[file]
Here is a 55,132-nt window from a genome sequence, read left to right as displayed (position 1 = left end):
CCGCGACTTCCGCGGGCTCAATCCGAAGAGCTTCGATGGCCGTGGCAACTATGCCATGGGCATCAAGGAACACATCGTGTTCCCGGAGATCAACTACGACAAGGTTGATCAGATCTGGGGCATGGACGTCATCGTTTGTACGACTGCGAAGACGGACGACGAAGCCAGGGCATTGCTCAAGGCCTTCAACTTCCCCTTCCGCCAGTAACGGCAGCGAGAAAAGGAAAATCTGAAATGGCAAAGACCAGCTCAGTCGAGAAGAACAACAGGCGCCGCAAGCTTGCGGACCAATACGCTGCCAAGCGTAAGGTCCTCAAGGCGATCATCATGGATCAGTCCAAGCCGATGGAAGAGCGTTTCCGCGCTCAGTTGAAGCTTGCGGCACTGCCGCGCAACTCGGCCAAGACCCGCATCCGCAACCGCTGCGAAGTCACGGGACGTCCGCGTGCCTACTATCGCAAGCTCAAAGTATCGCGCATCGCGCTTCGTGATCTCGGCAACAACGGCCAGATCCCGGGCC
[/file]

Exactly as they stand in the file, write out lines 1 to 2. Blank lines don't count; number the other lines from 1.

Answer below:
Here is a 55,132-nt window from a genome sequence, read left to right as displayed (position 1 = left end):
CCGCGACTTCCGCGGGCTCAATCCGAAGAGCTTCGATGGCCGTGGCAACTATGCCATGGGCATCAAGGAACACATCGTGTTCCCGGAGATCAACTACGACAAGGTTGATCAGATCTGGGGCATGGACGTCATCGTTTGTACGACTGCGAAGACGGACGACGAAGCCAGGGCATTGCTCAAGGCCTTCAACTTCCCCTTCCGCCAGTAACGGCAGCGAGAAAAGGAAAATCTGAAATGGCAAAGACCAGCTCAGTCGAGAAGAACAACAGGCGCCGCAAGCTTGCGGACCAATACGCTGCCAAGCGTAAGGTCCTCAAGGCGATCATCATGGATCAGTCCAAGCCGATGGAAGAGCGTTTCCGCGCTCAGTTGAAGCTTGCGGCACTGCCGCGCAACTCGGCCAAGACCCGCATCCGCAACCGCTGCGAAGTCACGGGACGTCCGCGTGCCTACTATCGCAAGCTCAAAGTATCGCGCATCGCGCTTCGTGATCTCGGCAACAACGGCCAGATCCCGGGCC